7 Secrets for Making the Most Delicious Meatballs

Even if you cook from a favorite age-old recipe, you can tweak and upgrade your approach. 

Recipes for high-quality, delicious meatballs vary between cultures, between neighboring towns in single countries, and between just about every cook. There are many paths to tasty meatballs. Most people stick to one common path, or one meatball style, often working through the well-practiced motions of a treasured recipe.

How-to-make-meatballs: meatballs and spaghetti
Javier Zayas Photography

Your meatball can get better, even if it's already very good. And if you're afraid to mess with a good thing, know that there are ways to upgrade meatballs without altering your recipe. On the other hand, other upgrades do probably require a change. These pointers fall into both groups, all of them roads to a better meatball. For meatball recipe inspiration, find our collection of delicious ideas here.

01 of 07

Start with higher-quality meat.

The most important shortcut to making great meatballs is to upgrade your meat. In fact, great meatballs probably aren't attainable without starting from quality meat. No amount of kitchen sorcery can substitute for what a fresher, better package of chuck beef can bring. If you can, use meat freshly ground by a local butcher.

02 of 07

Consider mixing your meats.

As you know, meat from different animals has different qualities. Pork brings dimensions not totally alike to those of beef. Lamb carries a rich mineral tang. Try blending two or three kinds of ground meat when making meatballs. I find a pork-and-beef blend to be better than beef alone, and that a little lamb can create a whole lot of depth.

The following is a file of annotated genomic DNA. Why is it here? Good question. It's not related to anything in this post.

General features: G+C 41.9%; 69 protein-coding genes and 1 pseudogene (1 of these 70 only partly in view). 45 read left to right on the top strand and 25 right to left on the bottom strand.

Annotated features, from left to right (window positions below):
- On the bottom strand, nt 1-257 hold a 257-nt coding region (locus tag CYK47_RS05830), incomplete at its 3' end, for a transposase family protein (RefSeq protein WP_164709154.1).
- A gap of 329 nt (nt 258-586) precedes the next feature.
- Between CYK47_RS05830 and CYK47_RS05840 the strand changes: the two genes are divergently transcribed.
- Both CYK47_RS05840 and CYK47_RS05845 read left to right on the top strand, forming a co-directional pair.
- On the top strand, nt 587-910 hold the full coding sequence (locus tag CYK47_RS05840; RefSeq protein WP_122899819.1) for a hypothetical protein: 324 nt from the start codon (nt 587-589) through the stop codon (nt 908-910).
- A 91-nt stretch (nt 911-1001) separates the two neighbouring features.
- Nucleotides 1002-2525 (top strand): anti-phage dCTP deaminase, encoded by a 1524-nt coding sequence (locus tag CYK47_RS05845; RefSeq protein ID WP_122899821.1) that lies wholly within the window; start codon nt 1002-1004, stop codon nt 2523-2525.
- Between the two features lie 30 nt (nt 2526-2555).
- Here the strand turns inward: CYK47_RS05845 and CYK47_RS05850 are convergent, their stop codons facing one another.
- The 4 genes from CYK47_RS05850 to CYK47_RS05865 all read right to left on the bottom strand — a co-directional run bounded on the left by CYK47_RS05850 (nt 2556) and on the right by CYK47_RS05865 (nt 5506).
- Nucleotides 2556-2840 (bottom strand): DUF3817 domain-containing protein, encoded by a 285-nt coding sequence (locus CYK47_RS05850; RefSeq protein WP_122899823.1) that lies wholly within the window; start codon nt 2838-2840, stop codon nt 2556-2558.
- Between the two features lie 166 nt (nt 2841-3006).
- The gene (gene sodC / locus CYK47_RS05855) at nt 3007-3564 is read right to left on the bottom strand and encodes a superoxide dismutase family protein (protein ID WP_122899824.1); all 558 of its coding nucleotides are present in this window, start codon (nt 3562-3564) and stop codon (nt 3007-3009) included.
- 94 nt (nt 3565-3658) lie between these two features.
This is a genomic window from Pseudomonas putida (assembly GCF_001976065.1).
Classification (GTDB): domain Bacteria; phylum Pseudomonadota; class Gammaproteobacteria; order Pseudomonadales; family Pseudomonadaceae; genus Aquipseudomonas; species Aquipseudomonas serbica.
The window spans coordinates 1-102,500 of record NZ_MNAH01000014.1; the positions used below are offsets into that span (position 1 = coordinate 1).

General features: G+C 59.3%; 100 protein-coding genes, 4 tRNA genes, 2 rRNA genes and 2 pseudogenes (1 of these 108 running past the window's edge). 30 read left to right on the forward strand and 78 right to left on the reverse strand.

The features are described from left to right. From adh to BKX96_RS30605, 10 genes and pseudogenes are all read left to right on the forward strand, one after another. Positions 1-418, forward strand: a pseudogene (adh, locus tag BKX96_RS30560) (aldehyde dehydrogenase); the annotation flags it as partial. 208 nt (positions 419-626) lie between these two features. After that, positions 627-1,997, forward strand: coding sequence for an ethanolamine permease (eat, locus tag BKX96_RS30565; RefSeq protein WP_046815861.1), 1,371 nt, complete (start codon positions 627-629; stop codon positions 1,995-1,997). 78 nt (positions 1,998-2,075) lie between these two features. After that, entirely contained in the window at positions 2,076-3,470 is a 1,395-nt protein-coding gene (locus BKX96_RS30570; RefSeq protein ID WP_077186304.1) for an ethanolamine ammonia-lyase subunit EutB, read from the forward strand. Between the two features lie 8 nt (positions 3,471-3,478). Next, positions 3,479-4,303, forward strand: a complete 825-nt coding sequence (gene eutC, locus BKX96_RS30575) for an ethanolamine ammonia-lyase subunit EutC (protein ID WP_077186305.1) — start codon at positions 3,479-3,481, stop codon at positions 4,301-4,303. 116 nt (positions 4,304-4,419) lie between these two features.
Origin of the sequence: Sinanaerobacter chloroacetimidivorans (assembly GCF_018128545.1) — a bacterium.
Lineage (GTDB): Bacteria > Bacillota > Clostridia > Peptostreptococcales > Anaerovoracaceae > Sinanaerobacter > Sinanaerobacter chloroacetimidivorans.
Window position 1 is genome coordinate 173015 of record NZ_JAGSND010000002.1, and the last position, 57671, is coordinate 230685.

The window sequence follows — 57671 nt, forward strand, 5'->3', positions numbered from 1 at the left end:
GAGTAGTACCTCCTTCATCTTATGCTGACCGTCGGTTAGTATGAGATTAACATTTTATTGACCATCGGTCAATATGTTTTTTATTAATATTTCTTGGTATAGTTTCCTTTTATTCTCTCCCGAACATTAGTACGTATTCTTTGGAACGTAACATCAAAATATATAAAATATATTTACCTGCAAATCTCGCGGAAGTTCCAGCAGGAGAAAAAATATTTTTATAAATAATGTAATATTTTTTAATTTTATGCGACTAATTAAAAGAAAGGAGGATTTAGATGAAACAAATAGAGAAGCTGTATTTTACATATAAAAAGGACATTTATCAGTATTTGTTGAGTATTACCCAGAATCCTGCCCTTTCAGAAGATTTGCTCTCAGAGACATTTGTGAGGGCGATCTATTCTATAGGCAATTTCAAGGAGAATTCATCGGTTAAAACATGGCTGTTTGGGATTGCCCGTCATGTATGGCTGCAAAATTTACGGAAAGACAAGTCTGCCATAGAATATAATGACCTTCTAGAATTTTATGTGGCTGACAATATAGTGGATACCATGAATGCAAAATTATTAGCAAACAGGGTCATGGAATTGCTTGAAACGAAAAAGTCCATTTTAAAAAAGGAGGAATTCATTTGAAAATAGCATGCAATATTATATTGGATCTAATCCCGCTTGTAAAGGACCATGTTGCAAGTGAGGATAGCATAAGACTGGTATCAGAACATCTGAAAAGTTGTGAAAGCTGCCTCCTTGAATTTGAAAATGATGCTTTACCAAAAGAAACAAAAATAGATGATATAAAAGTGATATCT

03 of 07

Use homemade breadcrumbs.

If you're making meatballs with breadcrumbs, use some you've made yourself (here's how). The grocery store crumbs have been sitting on the shelf for a while. They lack the vitality of homemade breadcrumbs, which are easy to make.

04 of 07

Season aggressively.

Though the many cultures of the world that make meatballs consider them from various angles, many meatballs are all about intensity and bold flavors. To dial up those flavors, add seasonings liberally. Shower in the cheese. Be generous with the salt and herbs. Most of all, embrace the goodness of garlic. Have you ever had a meatball that was too garlicky? Probably not.

05 of 07

Get creative with mix-ins.

You might stick closely to a time-honored family meatball recipe. That's great. But if you want to mix things up, the meatball offers room for a range of flavors. Instead of merely Parmesan, consider adding aged gouda or Pecorino. If you have green onions or ramps from the farmers' market, add them. Try adding lemon zest or sumac, mint or pine nuts, even raisins.

06 of 07

Pan-fry for Maillard brownness.

Once you've shaped your raw meatballs, you might want to take a two-step approach to cooking (rather than simply roasting them). By opening with a quick sear in hot oil, roughly two minutes per side, you can build a dark crust rippling with flavor. Here's how to use the maillard reaction for the best results.

07 of 07

Finish cooking in a sauce if you're making one.

After the sear, many recipes call for a finishing in the oven. But approaching meatballs this way misses one final chance to imbue them with all the flavor you can. If you're making Italian-style meatballs and simmering a tomato sauce, ladle in your meatballs to slowly finish cooking (after the sear). Submerged and steadily nearing doneness in a simmering pot, meatballs can develop tenderness and absorb, from the sauce, even more comforting goodness.

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